365: Repeat the Year (2020) Episodes 9-10

*Spoilers ahead*

We've reached a point in the drama I think we can safely say that there's clarity and the confusion is no more. A relief indeed because my greatest fear was that this plot would spiral ridiculously out of control and make no or little sense. Even while there's no explanation (and I doubt we'll ever get one) of the temporal device, the cloud has lifted on the chaos and madness of the past few weeks. Yes, we do have a serial killer and we do have clarification of why Lee Shin reached out to all those individuals very specifically.

A bunch of people resetted to change their fate and but they died anyway. A fairly reductionist way to put it. But of course there is/was always more to it than that. Lee Shin, a psychiatrist who is desperately trying to cure her daughter of some multi-syllable incurable disease has been resetting that particular year of her life. How she came upon this temporal device... we don't know... While doing so, it came to her attention that a serial killer was running loose during the course of the year so decided after several times that she was to take matters into her own hands. She finds an opening and the potential killer is disposed of unceremoniously except that it leads to other problems. On the next reset... the present timeline... she invites all the individuals who fell prey to the serial killer to join her and change their "fate". She doesn't tell them about their deaths or the serial killer... but offers a panacea to their unhappiness. Little by little, this crew gets picked off by the killer.

Once the killer is identified a lot does make sense. The show seemed to be pointing that way in previous episodes. It had to be someone close by and aware of what was taking place. So the question is asked, by saving the killer early on has Hyeon Ju opened the door to a lot more people dying. The answer to that depends on one's worldview. This is why LS answers it with a cryptic: "Is that what it is?" For HJ it feels like awfully like a case of "damned if you don't, damned if you do." This isn't really so much a survivor game in as much as it is an ethical dilemma. Do you kill one person to save 11? Or do you save 1 person you care about and let 11 people die? I think that's the question that weighed heavily on LS. She had the foreknowledge.

But of course it is far more complex than that. It isn't all on HJ. He's been presented as the quintessential likeable, simple-minded guy but he takes on too much responsibility for the evil that's being perpetrated. You can understand why LS kept mum. Because she wanted him to act freely without the burden of knowing that in the act of saving his senior, he indirectly causes a chain reaction. Now people aren't dominoes either. Nothing has to be inevitable. None of those people had to die during the designated time and place. I think that was what she believed. Even with a serial killer on the prowl, people given scraps of information and having an inherent fear of death may still be able to redirect their personal trajectory. She also believed, I think, that if she had a cop on board the reset, that there would be a possibility that the killer could be caught without having to kill him first and causing his loved ones heartache.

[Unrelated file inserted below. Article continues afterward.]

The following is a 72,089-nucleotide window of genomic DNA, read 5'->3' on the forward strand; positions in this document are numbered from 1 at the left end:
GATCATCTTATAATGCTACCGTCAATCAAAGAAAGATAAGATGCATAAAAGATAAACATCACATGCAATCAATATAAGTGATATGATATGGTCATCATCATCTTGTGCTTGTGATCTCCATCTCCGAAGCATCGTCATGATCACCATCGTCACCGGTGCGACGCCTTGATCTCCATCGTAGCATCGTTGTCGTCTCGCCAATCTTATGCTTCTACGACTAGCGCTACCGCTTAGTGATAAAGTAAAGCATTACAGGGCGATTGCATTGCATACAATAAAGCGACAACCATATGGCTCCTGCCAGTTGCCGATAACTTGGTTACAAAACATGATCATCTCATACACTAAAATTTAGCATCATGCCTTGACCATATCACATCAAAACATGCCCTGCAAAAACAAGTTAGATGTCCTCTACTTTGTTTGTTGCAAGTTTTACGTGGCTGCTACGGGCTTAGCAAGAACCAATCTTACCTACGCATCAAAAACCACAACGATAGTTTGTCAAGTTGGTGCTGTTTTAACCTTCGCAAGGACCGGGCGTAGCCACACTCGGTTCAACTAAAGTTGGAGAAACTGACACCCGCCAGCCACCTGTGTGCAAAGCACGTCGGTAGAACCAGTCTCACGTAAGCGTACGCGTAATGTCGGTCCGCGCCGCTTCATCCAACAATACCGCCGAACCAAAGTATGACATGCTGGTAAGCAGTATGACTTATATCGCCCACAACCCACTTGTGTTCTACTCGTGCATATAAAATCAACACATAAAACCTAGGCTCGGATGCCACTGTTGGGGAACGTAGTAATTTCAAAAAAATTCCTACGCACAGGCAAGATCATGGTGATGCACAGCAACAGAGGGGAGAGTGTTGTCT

The confusion for me lay in the fact that there were all these disparate forces at play. The killer doing his thing, LS doing her thing, the leads doing their thing and all the now-dead players doing their thing. I wouldn't call them "agendas" in the usual sense but each party in this narrative, due to fear and a lack of trust were acting on their own which exacerbated the chaos.
Character is destiny is very much the thing that's driving this. That was always clear from the start. In every instance, LS is right in this regard. People had the opportunity to change course. But they didn't. Why was that... 1) Secrets that they were loath to share 2) Flaws in their personalities 3) Lack of trust 4) No interest in changing the status quo just outcomes. A cynic might say that people aren't really interested in changing until they're forced to. Just think of Se Rin for instance. She had the chance to leave town but her concern and obsession for the boyfriend overrode all her survival instincts. More than she was someone who invited trouble. Some of it was a lack of affection, some of it the Munchausen talking but she had some serious character flaws. As long as she was fixated with him, the danger was imminent. It wasn't about the time or the day, it's about what these people did to draw the notice of the killer.
I'm not saying that any of these people "deserved" to die. That's what the killer thinks most likely. But these individuals were prone to making poor choices and even criminal ones. There's little doubt they made a lot of noise one way or another.
Therefore avoiding death here is not purely about dodging metaphorical bullets. Death can't be avoided in most cases unless a person's moral or aspirational compass changes. In a way it is inevitable. There are also things we cling to... friendship, love, family, trust etc that are normally good things but can be worked against us.
That's an important issue too with regards to HJ and SH. I can't imagine what he's going through right now. Never in his wildest dreams I'm sure did he believe that someone so close to home was behind all these deaths. That's why his mind never went in that direction. This is why he had to have help from GH to come to this place. She's more than his partner... she's someone who provides another set of eyes and keeps him honest.